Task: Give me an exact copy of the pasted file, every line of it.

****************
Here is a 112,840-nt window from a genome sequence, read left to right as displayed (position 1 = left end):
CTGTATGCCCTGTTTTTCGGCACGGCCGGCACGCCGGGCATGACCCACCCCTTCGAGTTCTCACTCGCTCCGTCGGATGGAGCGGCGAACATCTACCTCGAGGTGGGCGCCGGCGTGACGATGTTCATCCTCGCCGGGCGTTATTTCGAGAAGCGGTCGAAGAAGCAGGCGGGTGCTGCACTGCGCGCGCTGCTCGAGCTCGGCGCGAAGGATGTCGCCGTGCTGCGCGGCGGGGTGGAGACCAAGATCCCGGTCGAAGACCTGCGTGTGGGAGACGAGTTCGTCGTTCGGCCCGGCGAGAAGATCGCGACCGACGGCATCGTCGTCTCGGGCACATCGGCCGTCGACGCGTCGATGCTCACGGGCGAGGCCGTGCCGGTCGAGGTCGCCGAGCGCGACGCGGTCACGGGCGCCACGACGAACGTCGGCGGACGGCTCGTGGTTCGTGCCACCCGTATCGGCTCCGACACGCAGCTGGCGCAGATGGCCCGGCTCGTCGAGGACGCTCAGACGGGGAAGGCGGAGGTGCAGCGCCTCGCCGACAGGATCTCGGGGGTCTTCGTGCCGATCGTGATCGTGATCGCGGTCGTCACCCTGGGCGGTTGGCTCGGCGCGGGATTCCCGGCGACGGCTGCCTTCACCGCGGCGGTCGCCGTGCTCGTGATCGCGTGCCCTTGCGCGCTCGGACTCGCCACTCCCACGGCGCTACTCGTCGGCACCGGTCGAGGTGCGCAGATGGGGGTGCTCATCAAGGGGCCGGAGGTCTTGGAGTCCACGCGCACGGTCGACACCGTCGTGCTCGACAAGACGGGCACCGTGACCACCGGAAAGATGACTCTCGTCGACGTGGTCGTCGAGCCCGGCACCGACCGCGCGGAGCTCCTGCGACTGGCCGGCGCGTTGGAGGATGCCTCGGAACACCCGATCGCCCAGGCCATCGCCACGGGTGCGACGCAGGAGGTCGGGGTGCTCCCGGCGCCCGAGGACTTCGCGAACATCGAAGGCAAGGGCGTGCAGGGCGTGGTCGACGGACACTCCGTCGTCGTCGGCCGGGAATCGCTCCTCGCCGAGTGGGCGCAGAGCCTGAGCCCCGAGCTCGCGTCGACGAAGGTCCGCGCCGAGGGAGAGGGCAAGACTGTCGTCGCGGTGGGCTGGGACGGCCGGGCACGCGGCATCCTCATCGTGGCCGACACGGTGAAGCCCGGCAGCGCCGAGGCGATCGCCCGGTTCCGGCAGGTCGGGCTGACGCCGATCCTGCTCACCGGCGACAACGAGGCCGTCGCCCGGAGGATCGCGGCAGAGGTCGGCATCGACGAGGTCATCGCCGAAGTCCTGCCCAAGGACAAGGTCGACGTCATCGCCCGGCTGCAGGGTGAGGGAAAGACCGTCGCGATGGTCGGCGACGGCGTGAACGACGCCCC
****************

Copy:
Here is a 112,840-nt window from a genome sequence, read left to right as displayed (position 1 = left end):
CTGTATGCCCTGTTTTTCGGCACGGCCGGCACGCCGGGCATGACCCACCCCTTCGAGTTCTCACTCGCTCCGTCGGATGGAGCGGCGAACATCTACCTCGAGGTGGGCGCCGGCGTGACGATGTTCATCCTCGCCGGGCGTTATTTCGAGAAGCGGTCGAAGAAGCAGGCGGGTGCTGCACTGCGCGCGCTGCTCGAGCTCGGCGCGAAGGATGTCGCCGTGCTGCGCGGCGGGGTGGAGACCAAGATCCCGGTCGAAGACCTGCGTGTGGGAGACGAGTTCGTCGTTCGGCCCGGCGAGAAGATCGCGACCGACGGCATCGTCGTCTCGGGCACATCGGCCGTCGACGCGTCGATGCTCACGGGCGAGGCCGTGCCGGTCGAGGTCGCCGAGCGCGACGCGGTCACGGGCGCCACGACGAACGTCGGCGGACGGCTCGTGGTTCGTGCCACCCGTATCGGCTCCGACACGCAGCTGGCGCAGATGGCCCGGCTCGTCGAGGACGCTCAGACGGGGAAGGCGGAGGTGCAGCGCCTCGCCGACAGGATCTCGGGGGTCTTCGTGCCGATCGTGATCGTGATCGCGGTCGTCACCCTGGGCGGTTGGCTCGGCGCGGGATTCCCGGCGACGGCTGCCTTCACCGCGGCGGTCGCCGTGCTCGTGATCGCGTGCCCTTGCGCGCTCGGACTCGCCACTCCCACGGCGCTACTCGTCGGCACCGGTCGAGGTGCGCAGATGGGGGTGCTCATCAAGGGGCCGGAGGTCTTGGAGTCCACGCGCACGGTCGACACCGTCGTGCTCGACAAGACGGGCACCGTGACCACCGGAAAGATGACTCTCGTCGACGTGGTCGTCGAGCCCGGCACCGACCGCGCGGAGCTCCTGCGACTGGCCGGCGCGTTGGAGGATGCCTCGGAACACCCGATCGCCCAGGCCATCGCCACGGGTGCGACGCAGGAGGTCGGGGTGCTCCCGGCGCCCGAGGACTTCGCGAACATCGAAGGCAAGGGCGTGCAGGGCGTGGTCGACGGACACTCCGTCGTCGTCGGCCGGGAATCGCTCCTCGCCGAGTGGGCGCAGAGCCTGAGCCCCGAGCTCGCGTCGACGAAGGTCCGCGCCGAGGGAGAGGGCAAGACTGTCGTCGCGGTGGGCTGGGACGGCCGGGCACGCGGCATCCTCATCGTGGCCGACACGGTGAAGCCCGGCAGCGCCGAGGCGATCGCCCGGTTCCGGCAGGTCGGGCTGACGCCGATCCTGCTCACCGGCGACAACGAGGCCGTCGCCCGGAGGATCGCGGCAGAGGTCGGCATCGACGAGGTCATCGCCGAAGTCCTGCCCAAGGACAAGGTCGACGTCATCGCCCGGCTGCAGGGTGAGGGAAAGACCGTCGCGATGGTCGGCGACGGCGTGAACGACGCCCC